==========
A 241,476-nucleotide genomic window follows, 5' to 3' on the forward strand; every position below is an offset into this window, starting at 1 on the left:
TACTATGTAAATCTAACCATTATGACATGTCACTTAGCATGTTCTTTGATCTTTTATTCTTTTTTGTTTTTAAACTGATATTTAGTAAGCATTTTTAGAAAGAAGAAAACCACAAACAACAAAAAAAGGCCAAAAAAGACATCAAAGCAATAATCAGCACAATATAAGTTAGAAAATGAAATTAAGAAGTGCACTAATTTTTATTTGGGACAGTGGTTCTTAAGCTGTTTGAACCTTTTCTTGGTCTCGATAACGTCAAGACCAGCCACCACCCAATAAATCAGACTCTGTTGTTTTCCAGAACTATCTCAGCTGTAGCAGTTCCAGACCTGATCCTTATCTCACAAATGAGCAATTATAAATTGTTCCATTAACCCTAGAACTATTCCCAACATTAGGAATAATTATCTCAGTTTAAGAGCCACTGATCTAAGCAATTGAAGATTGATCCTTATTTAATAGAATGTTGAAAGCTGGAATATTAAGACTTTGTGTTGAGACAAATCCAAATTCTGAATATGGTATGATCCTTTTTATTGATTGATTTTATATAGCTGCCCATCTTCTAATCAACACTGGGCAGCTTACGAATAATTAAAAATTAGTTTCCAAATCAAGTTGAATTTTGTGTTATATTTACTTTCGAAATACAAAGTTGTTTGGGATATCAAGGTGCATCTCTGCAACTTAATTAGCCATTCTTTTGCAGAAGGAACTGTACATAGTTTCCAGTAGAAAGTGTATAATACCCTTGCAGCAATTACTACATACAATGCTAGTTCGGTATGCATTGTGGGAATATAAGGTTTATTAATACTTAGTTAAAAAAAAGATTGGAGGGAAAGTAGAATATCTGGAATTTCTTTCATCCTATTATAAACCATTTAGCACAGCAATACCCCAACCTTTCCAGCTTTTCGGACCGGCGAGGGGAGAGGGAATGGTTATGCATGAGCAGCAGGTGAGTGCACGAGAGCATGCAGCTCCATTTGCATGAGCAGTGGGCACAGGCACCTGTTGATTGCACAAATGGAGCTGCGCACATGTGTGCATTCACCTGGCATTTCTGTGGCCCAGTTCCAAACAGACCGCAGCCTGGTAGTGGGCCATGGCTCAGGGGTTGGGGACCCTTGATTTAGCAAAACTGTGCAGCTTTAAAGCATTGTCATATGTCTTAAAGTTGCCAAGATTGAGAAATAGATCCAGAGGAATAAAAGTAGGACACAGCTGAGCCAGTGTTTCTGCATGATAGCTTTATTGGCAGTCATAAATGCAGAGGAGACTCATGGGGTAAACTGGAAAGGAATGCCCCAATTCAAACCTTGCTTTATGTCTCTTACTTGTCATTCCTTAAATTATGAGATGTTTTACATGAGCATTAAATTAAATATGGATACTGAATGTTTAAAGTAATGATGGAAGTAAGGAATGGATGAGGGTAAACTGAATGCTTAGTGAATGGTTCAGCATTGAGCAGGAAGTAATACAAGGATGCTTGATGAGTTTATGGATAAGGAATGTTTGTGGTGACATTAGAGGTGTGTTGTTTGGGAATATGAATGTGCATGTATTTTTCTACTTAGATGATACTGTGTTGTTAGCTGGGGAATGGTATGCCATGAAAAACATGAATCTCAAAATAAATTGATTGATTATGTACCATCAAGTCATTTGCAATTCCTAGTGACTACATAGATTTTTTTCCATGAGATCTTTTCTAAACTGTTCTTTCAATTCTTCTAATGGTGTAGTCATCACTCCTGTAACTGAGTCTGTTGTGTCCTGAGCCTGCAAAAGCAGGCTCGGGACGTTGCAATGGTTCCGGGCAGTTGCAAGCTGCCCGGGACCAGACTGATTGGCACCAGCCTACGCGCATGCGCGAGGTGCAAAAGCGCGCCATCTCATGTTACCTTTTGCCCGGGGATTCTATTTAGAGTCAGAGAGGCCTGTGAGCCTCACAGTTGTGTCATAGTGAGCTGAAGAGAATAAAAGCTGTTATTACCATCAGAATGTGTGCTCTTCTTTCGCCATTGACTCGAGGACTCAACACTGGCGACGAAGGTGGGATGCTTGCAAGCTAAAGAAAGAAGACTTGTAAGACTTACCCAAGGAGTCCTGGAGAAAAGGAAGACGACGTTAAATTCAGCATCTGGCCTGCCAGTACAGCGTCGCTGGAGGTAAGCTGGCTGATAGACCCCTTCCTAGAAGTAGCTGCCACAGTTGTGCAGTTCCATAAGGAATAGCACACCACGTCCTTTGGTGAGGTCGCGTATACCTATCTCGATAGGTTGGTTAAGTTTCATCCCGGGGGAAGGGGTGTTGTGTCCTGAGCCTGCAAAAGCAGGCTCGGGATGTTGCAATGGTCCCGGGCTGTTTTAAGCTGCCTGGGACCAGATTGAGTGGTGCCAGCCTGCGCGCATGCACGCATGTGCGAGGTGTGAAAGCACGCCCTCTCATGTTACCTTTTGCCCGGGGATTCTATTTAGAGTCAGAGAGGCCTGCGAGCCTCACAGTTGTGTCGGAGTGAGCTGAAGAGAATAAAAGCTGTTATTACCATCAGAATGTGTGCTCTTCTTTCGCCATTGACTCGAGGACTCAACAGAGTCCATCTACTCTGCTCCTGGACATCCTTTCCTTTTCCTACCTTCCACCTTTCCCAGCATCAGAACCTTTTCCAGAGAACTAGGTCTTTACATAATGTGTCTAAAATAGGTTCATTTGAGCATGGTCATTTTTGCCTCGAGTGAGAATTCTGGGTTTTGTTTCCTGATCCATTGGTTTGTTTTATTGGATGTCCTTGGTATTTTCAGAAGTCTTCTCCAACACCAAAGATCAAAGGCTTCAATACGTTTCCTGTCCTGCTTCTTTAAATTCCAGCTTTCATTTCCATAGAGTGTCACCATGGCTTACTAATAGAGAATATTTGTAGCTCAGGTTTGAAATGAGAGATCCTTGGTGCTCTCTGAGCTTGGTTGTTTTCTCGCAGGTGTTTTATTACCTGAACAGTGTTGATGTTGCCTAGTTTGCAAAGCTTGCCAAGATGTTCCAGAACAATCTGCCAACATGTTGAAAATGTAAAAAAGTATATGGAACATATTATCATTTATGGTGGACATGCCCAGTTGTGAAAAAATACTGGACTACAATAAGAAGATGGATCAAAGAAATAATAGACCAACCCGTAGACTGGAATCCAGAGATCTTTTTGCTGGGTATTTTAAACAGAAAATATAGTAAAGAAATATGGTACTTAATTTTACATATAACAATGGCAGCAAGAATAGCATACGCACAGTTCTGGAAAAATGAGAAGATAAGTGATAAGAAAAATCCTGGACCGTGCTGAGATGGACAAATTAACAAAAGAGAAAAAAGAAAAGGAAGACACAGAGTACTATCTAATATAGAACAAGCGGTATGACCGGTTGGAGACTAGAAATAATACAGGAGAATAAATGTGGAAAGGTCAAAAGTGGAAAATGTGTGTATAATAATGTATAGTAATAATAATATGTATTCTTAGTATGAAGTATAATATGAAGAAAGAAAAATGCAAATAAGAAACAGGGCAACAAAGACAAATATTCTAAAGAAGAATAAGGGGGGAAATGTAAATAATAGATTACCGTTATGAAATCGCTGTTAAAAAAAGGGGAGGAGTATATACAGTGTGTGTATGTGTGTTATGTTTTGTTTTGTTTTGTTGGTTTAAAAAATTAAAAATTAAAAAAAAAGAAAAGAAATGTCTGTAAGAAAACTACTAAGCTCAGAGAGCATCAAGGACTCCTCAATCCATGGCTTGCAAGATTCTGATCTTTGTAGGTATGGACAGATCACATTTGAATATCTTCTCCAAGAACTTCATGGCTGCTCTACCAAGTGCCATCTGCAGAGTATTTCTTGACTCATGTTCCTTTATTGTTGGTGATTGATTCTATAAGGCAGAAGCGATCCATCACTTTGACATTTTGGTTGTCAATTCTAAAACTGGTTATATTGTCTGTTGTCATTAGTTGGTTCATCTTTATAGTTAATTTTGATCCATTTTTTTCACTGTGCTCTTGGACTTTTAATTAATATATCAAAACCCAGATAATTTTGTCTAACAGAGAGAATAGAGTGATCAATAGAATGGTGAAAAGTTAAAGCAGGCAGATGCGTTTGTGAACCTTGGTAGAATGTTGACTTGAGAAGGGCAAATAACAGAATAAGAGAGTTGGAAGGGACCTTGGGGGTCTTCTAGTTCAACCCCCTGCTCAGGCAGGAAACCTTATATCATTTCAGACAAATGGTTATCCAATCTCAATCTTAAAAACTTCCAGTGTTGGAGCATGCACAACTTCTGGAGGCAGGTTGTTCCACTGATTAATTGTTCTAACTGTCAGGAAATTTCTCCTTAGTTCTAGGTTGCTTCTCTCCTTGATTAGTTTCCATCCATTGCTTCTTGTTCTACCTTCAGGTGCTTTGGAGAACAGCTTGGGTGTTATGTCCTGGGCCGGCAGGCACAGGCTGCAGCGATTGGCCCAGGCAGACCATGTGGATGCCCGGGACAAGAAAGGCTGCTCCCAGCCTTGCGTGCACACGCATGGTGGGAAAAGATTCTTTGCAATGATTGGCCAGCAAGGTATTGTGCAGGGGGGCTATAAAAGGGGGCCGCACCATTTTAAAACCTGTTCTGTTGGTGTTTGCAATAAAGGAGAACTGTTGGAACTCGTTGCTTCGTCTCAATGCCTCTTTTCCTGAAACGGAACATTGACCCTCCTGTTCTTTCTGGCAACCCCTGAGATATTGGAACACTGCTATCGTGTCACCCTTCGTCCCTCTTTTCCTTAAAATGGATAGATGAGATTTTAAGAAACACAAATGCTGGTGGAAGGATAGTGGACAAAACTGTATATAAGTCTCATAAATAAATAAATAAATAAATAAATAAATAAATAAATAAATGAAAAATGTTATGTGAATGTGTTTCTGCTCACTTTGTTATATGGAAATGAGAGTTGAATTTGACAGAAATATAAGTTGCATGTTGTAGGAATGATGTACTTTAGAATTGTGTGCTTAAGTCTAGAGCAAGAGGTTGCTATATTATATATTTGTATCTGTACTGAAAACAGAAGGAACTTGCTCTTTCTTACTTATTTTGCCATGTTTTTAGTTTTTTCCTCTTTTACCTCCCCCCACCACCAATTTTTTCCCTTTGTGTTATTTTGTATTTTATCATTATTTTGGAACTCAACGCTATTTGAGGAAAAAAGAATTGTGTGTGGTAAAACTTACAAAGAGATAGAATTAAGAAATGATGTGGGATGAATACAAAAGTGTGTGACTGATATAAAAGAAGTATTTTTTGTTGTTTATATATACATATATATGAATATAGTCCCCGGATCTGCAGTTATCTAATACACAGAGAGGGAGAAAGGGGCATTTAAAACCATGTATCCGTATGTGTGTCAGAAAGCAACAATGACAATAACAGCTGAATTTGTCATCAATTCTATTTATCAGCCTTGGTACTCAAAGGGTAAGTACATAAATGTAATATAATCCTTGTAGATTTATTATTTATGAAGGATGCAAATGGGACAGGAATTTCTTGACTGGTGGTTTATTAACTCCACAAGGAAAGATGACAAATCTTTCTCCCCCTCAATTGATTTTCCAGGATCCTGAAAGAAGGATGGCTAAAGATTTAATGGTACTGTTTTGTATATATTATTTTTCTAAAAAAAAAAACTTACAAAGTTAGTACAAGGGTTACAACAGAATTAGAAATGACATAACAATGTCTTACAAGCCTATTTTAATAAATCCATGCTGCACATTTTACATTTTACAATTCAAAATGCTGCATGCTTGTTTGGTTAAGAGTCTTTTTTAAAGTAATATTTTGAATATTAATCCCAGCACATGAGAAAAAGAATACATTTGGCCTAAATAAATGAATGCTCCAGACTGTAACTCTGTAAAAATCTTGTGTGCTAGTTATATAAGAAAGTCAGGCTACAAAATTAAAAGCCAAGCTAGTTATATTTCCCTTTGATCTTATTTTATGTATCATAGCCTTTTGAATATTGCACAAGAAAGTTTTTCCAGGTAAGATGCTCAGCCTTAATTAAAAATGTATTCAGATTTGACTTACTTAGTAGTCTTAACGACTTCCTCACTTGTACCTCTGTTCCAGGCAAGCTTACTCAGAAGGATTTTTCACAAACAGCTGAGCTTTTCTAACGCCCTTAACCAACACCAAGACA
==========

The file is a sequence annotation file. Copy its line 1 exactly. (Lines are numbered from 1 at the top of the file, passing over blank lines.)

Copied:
A 241,476-nucleotide genomic window follows, 5' to 3' on the forward strand; every position below is an offset into this window, starting at 1 on the left: